Stock Market Records and a Weak Japanese Yen (DBV, EWA, FXA)

Regarding the stock market’s run-up, a great deal of credit has been given to merger mania. What’s more, some predict that when the buying frenzy dries up, the stock market will drop precipitously.

However, some attention might be given to the so-titled "yen carry trade." This refers to the practice of borrowing the Japanese currency at a very inexpensive rate (0.5%) and investing in high yielding instruments of other countries. Many invest in the US currency (5.25%), British pound or New Zealand dollar (8.0%).

Of course, borrowing in yen makes it easy for some companies to buy other companies as well, making many of the buyouts possible. What’s more, investors can also borrow or short the yen to invest in all kinds of assets.

This begs the question… Have the stock markets around the world been propped up by the carry trade phenomenon? It’s difficult to give any other answer than, "Yes."

For instance, there’s a perfect correlation between the April 2006 quasi-correction/international sell-off and an appreciating yen. Moreover, the China scare in late February 2007 had been accompanied by fears of the carry trade falling apart as well.

Roger Nusbaum on Seeking Alpha points out that the PowerShares DB G10 Currency Harvest (DBV) is designed to harvest the differences between low-yielding currencies like the yen and high-yielding currencies like the Australian dollar. DBV is up 13.5% this year.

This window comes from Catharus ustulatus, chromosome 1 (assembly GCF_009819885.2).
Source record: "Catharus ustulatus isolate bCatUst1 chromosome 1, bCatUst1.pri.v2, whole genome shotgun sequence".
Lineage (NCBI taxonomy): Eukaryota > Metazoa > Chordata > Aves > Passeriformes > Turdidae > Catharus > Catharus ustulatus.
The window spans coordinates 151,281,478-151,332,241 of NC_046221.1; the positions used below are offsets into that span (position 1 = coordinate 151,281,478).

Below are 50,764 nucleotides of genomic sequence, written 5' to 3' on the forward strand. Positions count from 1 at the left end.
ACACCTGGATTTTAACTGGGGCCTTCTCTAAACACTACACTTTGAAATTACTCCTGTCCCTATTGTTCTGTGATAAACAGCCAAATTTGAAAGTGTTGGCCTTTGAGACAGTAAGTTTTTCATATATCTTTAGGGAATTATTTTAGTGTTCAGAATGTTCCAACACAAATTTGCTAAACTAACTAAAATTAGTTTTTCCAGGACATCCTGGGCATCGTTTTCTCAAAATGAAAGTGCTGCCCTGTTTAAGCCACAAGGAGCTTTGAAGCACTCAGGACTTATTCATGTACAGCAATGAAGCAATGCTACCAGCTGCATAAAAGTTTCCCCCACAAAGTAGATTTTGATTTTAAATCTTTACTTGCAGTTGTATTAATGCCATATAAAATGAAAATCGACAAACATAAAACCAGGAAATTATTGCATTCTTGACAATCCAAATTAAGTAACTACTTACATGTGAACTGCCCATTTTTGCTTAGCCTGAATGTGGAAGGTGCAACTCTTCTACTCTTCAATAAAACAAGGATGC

But what if the yen really did make a significant run? Certainly, the PowerShares DB G10 Currency Harvest (DBV) would be in harm’s way. Similarly, high-yielding currency ETFs like the Australian Dollar Trust (FXA) and high-yielding stock destinations like the iShares MSCI Australia Index (EWA) could be hit hard by a fast growing yen.

In an era where there’s been a Japanese renaissance of economic growth, as well as expected policy hikes on Japanese rates, yen weakness may not last forever. The fear of an appreciating yen or the reality of an appreciating yen could truly cause trouble for the equity markets.

Panic time? Not really. Pundits have been calling for the death of stocks on everything from overvaluation to high oil prices to inflation to questionable corporate profits to the subprime lending crisis.

Nevertheless, there will come a day when money will leave stock assets. The smarter, more balanced investor will have a plan to lighten his/her exposure accordingly.

Disclosure Statement:  As a Registered Investment Advisor, Pacific Park Financial, Inc. may hold positions in the ETFs, mutual funds and/or index funds mentioned above.

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